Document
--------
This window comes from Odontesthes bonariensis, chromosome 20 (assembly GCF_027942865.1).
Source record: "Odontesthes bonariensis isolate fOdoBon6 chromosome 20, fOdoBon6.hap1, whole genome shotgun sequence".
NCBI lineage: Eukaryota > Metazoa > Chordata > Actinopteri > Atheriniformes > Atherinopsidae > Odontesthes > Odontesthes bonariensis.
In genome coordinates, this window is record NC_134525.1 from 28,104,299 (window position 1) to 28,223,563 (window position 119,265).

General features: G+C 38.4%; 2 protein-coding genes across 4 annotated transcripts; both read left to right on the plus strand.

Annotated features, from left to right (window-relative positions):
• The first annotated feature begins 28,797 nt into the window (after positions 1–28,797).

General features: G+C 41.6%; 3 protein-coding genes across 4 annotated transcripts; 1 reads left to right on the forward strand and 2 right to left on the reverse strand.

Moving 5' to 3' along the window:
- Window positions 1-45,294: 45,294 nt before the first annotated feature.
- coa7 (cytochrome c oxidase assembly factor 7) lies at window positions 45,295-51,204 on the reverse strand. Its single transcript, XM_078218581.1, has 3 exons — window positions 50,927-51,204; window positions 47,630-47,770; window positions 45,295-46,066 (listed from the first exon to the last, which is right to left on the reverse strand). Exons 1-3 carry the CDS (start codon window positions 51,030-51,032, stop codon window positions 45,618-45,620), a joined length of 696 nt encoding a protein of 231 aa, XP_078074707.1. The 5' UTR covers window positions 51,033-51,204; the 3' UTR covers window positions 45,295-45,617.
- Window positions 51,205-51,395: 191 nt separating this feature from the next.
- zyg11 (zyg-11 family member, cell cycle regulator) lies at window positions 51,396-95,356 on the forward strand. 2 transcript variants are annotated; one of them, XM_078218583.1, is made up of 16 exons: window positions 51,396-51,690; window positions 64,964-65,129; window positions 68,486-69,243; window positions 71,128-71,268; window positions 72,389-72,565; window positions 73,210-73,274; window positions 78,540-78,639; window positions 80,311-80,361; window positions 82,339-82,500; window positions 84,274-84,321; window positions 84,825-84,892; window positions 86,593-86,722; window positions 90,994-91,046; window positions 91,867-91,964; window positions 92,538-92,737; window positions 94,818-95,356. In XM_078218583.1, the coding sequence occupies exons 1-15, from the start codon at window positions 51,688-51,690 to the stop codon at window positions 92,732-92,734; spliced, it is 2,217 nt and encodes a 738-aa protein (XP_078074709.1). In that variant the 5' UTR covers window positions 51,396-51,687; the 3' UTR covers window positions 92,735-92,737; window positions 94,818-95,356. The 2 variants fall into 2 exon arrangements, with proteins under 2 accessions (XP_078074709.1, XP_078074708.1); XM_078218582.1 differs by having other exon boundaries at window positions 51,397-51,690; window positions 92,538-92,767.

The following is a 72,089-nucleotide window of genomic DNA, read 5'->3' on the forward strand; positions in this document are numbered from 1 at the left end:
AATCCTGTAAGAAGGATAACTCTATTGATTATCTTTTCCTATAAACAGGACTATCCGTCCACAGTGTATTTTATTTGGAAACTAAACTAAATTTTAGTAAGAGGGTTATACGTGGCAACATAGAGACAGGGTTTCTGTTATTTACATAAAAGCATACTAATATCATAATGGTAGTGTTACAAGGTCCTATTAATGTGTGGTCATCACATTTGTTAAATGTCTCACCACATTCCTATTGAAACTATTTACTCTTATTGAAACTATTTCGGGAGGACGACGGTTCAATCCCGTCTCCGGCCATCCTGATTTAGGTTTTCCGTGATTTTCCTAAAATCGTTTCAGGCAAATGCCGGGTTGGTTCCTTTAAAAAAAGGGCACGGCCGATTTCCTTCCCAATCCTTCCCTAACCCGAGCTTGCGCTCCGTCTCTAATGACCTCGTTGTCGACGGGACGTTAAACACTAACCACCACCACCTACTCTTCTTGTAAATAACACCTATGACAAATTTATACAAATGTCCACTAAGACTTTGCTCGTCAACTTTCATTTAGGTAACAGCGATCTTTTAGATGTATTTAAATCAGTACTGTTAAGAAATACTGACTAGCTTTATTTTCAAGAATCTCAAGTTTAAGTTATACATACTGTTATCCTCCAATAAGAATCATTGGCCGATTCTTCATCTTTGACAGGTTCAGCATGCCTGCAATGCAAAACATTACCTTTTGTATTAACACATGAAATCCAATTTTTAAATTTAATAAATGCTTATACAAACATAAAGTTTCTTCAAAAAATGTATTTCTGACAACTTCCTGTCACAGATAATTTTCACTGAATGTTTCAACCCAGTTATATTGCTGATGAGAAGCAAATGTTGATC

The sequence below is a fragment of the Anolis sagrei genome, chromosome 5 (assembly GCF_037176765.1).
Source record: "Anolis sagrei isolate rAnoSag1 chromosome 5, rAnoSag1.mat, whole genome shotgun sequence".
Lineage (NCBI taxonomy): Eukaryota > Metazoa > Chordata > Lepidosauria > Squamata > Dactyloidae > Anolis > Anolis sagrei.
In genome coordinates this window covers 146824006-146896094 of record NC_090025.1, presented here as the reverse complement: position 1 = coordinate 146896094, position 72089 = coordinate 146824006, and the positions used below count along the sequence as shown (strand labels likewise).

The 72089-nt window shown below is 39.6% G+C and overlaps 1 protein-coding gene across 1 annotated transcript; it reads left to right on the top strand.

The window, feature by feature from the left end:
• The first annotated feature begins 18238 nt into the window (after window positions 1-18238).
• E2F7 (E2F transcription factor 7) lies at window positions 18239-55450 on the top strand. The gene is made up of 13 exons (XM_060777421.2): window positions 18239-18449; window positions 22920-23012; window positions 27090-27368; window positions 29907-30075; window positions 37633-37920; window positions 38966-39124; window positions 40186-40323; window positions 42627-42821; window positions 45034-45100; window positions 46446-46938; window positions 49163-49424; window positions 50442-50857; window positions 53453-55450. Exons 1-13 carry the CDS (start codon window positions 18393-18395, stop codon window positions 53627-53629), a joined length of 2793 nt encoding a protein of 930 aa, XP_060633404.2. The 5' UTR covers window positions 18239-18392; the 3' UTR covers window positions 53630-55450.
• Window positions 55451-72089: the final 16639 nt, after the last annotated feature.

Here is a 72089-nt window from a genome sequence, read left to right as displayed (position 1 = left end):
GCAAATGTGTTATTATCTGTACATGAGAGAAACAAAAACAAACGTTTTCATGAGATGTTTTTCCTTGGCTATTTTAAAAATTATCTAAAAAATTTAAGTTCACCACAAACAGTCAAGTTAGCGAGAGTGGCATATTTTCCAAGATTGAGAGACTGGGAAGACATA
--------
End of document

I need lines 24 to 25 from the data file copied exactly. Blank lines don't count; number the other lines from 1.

• Window positions 55451-72089: the final 16639 nt, after the last annotated feature.

Here is a 72089-nt window from a genome sequence, read left to right as displayed (position 1 = left end):